How to correct window exposure: Now, I will explain how to replace the window area of a 360 in order to correct the exposure, if needed. With the HDR version open in Photoshop, open the panorama you made with the dark exposures (with the properly exposed windows). Since you will be editing the window area, use the Offset tool to pan the window area to the middle of the image so that it isn’t cut off at the edges, as explained earlier.

On the dark window layer, make a rough selection using the Polygonal Lasso tool around the correctly exposed windows, leaving extra content around the windows within the selection. Use the Move tool to drag and drop this selected area into the HDR file, which will add it as a new layer on top.


Above example shows the rough selection from the darker version of the image with proper window exposure dropped on top of the HDR version of the image.

Change the Opacity of this new layer to 50%, and then use the Move tool to drag the windows into place and carefully align them with the underlying layer. Zoom in and use the arrow keys to make this as precise as possible, looking at overlapping features. If for some reason the images aren’t matching exactly right, you can use the Transform tool to try to match them up better.

Now that the windows are aligned in both layers, you can revert the layer opacity to 100%, and then create a layer mask and fill it with black to hide the top layer. With a brush set to 50% hardness and 100% opacity, paint within the window area to reveal the properly exposed windows.

You can now lower the opacity of the new window layer if needed until it reaches a realistic brightness and look. Then use a large brush at 0% hardness and 30% opacity to soften the edges around the window and blend it to look natural.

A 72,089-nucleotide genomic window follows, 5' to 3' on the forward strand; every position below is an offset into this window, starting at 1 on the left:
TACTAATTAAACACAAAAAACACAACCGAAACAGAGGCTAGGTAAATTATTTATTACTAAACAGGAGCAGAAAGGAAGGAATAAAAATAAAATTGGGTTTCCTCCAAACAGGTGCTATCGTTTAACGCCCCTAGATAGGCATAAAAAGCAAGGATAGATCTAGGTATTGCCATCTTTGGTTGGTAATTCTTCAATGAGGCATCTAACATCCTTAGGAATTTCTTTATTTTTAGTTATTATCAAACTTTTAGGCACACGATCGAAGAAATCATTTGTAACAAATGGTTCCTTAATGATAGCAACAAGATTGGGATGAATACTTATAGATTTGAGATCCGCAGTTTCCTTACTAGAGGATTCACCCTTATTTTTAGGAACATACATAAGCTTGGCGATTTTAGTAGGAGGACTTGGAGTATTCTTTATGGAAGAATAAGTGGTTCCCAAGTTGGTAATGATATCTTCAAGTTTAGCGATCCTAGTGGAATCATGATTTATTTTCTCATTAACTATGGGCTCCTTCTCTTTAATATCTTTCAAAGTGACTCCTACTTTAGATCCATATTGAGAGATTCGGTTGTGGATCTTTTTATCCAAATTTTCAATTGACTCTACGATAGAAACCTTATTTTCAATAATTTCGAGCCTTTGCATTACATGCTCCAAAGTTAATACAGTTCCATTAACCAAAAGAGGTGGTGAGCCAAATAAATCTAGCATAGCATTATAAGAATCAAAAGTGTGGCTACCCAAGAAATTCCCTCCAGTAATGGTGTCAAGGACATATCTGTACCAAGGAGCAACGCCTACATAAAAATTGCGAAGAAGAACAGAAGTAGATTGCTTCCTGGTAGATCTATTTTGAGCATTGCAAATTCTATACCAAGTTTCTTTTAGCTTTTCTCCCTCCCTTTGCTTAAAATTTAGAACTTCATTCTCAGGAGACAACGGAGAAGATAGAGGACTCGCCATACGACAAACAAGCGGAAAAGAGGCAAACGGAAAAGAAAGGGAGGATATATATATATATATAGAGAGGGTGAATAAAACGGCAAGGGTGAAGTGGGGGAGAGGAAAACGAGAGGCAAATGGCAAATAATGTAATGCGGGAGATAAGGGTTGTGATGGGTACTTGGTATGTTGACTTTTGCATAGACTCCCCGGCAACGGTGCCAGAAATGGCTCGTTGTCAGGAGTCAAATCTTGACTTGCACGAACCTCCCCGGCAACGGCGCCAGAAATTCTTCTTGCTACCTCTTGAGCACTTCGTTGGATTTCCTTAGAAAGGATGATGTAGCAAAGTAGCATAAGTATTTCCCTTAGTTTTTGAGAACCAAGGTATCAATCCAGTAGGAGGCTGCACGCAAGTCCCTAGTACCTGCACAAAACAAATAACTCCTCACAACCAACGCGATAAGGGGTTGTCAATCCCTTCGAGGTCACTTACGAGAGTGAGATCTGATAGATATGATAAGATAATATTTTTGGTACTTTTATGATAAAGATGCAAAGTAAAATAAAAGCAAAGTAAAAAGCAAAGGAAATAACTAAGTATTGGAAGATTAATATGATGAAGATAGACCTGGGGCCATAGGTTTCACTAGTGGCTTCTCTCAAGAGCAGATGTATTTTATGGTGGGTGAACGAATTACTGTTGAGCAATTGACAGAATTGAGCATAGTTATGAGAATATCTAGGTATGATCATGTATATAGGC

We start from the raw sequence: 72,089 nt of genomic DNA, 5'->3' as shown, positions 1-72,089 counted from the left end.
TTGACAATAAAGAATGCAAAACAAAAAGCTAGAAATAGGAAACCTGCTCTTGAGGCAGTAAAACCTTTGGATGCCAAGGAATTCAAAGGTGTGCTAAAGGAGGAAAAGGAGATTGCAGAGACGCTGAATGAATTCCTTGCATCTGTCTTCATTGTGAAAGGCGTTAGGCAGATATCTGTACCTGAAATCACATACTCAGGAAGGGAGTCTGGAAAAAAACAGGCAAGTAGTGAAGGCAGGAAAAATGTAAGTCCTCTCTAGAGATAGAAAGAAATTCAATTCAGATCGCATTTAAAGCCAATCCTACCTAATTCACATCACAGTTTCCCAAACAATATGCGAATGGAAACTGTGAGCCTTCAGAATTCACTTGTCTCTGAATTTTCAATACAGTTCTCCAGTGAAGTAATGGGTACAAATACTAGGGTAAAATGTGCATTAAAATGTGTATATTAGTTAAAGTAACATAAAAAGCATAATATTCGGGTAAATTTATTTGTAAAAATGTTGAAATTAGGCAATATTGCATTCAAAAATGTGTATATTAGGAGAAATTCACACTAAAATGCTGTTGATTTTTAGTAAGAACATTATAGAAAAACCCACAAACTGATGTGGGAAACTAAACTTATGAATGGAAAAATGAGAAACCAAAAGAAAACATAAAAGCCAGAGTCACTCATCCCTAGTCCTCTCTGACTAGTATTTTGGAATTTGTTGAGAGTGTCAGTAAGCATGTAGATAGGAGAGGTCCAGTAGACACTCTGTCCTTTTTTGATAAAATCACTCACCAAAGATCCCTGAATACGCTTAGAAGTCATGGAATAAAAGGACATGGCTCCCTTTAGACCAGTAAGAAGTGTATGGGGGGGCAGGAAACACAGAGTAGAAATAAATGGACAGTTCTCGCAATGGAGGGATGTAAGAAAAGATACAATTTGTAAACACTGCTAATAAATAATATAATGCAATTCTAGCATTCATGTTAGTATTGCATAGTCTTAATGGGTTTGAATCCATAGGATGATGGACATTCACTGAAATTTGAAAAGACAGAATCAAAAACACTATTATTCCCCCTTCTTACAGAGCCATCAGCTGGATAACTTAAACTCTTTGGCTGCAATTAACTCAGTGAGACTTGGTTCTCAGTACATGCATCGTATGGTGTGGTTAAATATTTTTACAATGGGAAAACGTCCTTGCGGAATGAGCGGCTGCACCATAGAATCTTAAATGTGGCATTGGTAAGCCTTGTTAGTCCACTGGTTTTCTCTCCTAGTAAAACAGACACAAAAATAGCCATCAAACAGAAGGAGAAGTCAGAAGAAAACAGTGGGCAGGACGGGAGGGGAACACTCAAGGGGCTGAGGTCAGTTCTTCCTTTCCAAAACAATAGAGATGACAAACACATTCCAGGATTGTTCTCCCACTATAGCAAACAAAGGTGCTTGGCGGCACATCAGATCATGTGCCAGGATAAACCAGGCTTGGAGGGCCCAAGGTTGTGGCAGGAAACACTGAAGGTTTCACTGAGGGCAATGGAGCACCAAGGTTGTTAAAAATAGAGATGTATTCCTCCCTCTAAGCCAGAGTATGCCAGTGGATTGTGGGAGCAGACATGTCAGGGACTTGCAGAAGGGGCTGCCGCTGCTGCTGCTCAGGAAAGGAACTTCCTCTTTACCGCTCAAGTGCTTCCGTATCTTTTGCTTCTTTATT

Step 4: Generate virtual tour
Now that you have finished making the required edits to the stitched panoramic JPEG image, the next step is to turn it into a 360° virtual tour. The program I recommend for this is Pano2VR by Garden Gnome Software. Pano2VR allows you to export your 360 file in different formats, such as HTML5 (for mobile/tablet gyroscopic support), Flash, and QuickTimeVR depending on your needs. Pano2VR offers video tutorials for a more detailed explanation of how to use the software.


Pano2VR Interface

We have now discussed the key differences between shooting interior and exterior 360 photos, important factors to keep in mind when shooting interior 360s, and how to edit an interior 360 photo and balance the exposure. With a little attention to detail and some editing know-how, you can create visually stunning interior 360s that really make the viewer feel like they are standing in the room.

If you have any questions for Dave about 360 photography, leave them in the comments section below.

Dave Fitzsimmons is the Senior Photo Editor at 500px, and owner of hotel photography company, Photoworks National.

Instagram: @fitzsimmons_dave